Monday, 13 April 2009

DVD Review - Dark Star

Dark Star was originally a short film created by John Carpenter and Dan O’Brammpm while they were both studying film-making in southern Caliornia. They had no budget whatsoever, a mere four actors (including O’Bannon), and had to be extremely creative in their special effects. (For instance, a beach ball became an alien!) When a producer eventually stumped up $60,000 to turn it into a feature-length science fiction film in 1974, a cult classic was born.

Though Carpenter later turned to the horror genre and O’Bannon went into scriptwriting (most famously penning the script for the original Alien), Dark Star will forever be an important part of sci-fi film history. Apart from providing some of the inspiration for the hugely popular (in the UK at least) Red Dwarf series, it’s an outstanding film in its own right.

That’s not to say that everyone will like this film. In fact, there are two very specific requirements for people to like this film – to by a sci-fi fan, and to like very surreal humour. (If you have only one of these attributes you’re unlikely to be impressed by this film…)

The plot (such as there is) revolves around a four-man crew many years from earth, whose job is to go round blowing up planets (clearing the way for human development of space). Their commander died of a freak accident earlier, though he is sort of alive – held in cryogenic suspension and able to talk to them if they ask him nicely. The story moves along very slowly – obviously there was no new plot available when turning the original short into a feature-length film!

The film is really about how the four men cope with the loneliness of space, with each other, and with themselves. Despite being a comedy, I’ve never seen a sadder film in relation to how well this is put across. Another thing that makes the film so effective is that, despite the ridiculousness of the things happening, the way the alien looks (state of the art it isn’t!), and the absurdness of the things they do, all four cast members play everything dead straight. How many takes they needed to achieve this I don’t know, but to see someone being attacked by a giant beach ball, and genuinely looking like he’s being attacked, is something that sticks in the mind for a long time. The philosophical discussion with the bomb is hilarious, and in the ship’s computer (among other things), the influences on Red Dwarf are clearly evident – though the style is very different. This is very dark and introspective, and yet somehow light-hearted at the same time.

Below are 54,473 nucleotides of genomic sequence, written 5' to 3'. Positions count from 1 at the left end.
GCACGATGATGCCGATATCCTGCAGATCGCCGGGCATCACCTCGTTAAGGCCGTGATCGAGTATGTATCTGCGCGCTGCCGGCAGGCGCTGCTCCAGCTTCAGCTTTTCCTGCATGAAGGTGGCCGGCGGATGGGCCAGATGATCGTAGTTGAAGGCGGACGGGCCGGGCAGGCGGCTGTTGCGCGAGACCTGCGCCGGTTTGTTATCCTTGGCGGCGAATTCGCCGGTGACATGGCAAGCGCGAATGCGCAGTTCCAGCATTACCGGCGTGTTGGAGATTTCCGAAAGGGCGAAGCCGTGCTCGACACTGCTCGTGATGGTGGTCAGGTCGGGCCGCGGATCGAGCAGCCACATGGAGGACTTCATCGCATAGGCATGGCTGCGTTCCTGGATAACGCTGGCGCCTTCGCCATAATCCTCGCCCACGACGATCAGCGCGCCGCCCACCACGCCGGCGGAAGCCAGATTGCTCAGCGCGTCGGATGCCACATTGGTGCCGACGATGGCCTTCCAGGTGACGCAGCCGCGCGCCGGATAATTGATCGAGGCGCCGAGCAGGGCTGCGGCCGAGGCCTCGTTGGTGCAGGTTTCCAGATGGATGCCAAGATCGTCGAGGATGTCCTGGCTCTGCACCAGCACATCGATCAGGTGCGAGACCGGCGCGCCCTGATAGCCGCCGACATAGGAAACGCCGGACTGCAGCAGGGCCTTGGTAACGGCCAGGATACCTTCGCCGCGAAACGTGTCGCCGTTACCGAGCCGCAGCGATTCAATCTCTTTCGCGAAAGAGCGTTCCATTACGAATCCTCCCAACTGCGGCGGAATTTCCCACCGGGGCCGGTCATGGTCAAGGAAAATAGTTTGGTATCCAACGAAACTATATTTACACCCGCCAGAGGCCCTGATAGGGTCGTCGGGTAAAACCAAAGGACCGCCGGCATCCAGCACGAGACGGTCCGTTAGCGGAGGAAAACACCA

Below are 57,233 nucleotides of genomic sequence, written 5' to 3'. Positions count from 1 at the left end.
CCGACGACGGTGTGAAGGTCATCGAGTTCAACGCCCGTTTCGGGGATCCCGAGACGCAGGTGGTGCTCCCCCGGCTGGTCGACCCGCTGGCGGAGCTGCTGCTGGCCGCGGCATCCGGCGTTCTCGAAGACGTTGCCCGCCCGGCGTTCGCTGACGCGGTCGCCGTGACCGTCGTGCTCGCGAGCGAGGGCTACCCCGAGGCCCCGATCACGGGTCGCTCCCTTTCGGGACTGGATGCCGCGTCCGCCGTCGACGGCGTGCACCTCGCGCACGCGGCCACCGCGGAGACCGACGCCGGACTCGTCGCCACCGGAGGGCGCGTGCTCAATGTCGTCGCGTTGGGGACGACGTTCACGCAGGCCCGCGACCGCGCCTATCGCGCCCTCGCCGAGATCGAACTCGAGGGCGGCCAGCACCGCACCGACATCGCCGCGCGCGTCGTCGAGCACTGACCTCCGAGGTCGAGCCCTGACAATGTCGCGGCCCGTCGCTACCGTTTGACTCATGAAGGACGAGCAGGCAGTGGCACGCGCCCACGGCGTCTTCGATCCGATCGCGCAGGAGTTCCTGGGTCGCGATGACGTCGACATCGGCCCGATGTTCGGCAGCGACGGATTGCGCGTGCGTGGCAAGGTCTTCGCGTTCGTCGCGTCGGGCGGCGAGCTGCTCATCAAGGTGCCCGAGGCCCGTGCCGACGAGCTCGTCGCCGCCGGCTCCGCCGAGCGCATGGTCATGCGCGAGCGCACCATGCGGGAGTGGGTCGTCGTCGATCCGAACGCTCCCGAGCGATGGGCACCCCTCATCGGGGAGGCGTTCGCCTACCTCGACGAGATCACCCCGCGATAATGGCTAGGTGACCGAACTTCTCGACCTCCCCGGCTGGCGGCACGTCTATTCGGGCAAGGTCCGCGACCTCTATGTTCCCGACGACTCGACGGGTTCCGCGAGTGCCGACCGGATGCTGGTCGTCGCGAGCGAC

The film looks extremely old and the special effects were dated three decades ago when it was made, but somehow it doesn’t actually look cheesy. Some people will be frustrated by the lack of action, but Dark Star has a raw honesty about it that most modern productions would be petrified of, and there’s an incredible depth and subtlety to it. It’s not something I’m going to even attempt to explain, because if you’ve seen it and understood it, you’ll know what I mean – and if you haven’t seen it or didn’t understand it, there’s nothing I could say that would convey it to you.

The DVD print is a little grainy, but when you look at the trailer on the DVD, you realise how much the image has been cleaned up for the film itself. The sound is unclear and difficult to understand at times, which is disappointing but is obviously a result of lack of equipment when the film was first made. It does detract slightly from the film, but not a great deal. Also on the DVD are biographies for Carpenter and O’Bannon, which are nice enough though I would have liked more information than was given.

Overall this is a film you’re either going to love or hate. Personally I love it, but with the poor sound and slightly iffy image quality, not everyone will - however if you’re a sci-fi fan with a warped sense of humour, Dark Star is absolutely essential viewing!!


Dark Star got an honourable mention in my Top Ten Science Fiction Films of All Time

See Also

Top Ten Science Fiction Series of All Time

Harrison Bergeron - this film starring Sean Astin (Sam in the Lord of the Rings Trilogy) and based on a story by Kurt Vonnergut Jr is one of the most thought-provoking and underrated sci-fi films ever.

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